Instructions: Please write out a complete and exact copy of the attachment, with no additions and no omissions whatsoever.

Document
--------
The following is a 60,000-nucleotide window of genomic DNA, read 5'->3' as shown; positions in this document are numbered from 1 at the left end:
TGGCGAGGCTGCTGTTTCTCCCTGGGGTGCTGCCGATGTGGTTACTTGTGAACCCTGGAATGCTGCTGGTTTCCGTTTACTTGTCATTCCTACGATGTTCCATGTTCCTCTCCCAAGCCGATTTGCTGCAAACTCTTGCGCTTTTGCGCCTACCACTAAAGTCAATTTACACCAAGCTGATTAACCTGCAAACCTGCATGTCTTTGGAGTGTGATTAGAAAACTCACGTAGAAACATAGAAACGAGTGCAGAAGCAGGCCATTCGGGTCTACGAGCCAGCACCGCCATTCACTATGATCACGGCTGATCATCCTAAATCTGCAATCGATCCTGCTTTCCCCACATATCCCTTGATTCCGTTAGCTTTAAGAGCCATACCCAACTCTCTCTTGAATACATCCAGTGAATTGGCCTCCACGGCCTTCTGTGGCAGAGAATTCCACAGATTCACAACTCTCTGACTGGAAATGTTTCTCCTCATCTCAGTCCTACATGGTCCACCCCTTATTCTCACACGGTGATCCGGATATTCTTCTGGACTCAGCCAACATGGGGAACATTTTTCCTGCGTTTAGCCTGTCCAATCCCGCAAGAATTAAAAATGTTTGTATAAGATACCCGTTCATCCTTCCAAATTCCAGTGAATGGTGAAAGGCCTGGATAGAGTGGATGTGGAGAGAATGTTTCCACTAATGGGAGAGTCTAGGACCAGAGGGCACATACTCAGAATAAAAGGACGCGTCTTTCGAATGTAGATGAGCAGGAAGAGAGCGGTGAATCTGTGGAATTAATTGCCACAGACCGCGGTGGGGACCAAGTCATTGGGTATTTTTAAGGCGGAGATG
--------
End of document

The following is a 60,000-nucleotide window of genomic DNA, read 5'->3' as shown; positions in this document are numbered from 1 at the left end:
TGGCGAGGCTGCTGTTTCTCCCTGGGGTGCTGCCGATGTGGTTACTTGTGAACCCTGGAATGCTGCTGGTTTCCGTTTACTTGTCATTCCTACGATGTTCCATGTTCCTCTCCCAAGCCGATTTGCTGCAAACTCTTGCGCTTTTGCGCCTACCACTAAAGTCAATTTACACCAAGCTGATTAACCTGCAAACCTGCATGTCTTTGGAGTGTGATTAGAAAACTCACGTAGAAACATAGAAACGAGTGCAGAAGCAGGCCATTCGGGTCTACGAGCCAGCACCGCCATTCACTATGATCACGGCTGATCATCCTAAATCTGCAATCGATCCTGCTTTCCCCACATATCCCTTGATTCCGTTAGCTTTAAGAGCCATACCCAACTCTCTCTTGAATACATCCAGTGAATTGGCCTCCACGGCCTTCTGTGGCAGAGAATTCCACAGATTCACAACTCTCTGACTGGAAATGTTTCTCCTCATCTCAGTCCTACATGGTCCACCCCTTATTCTCACACGGTGATCCGGATATTCTTCTGGACTCAGCCAACATGGGGAACATTTTTCCTGCGTTTAGCCTGTCCAATCCCGCAAGAATTAAAAATGTTTGTATAAGATACCCGTTCATCCTTCCAAATTCCAGTGAATGGTGAAAGGCCTGGATAGAGTGGATGTGGAGAGAATGTTTCCACTAATGGGAGAGTCTAGGACCAGAGGGCACATACTCAGAATAAAAGGACGCGTCTTTCGAATGTAGATGAGCAGGAAGAGAGCGGTGAATCTGTGGAATTAATTGCCACAGACCGCGGTGGGGACCAAGTCATTGGGTATTTTTAAGGCGGAGATG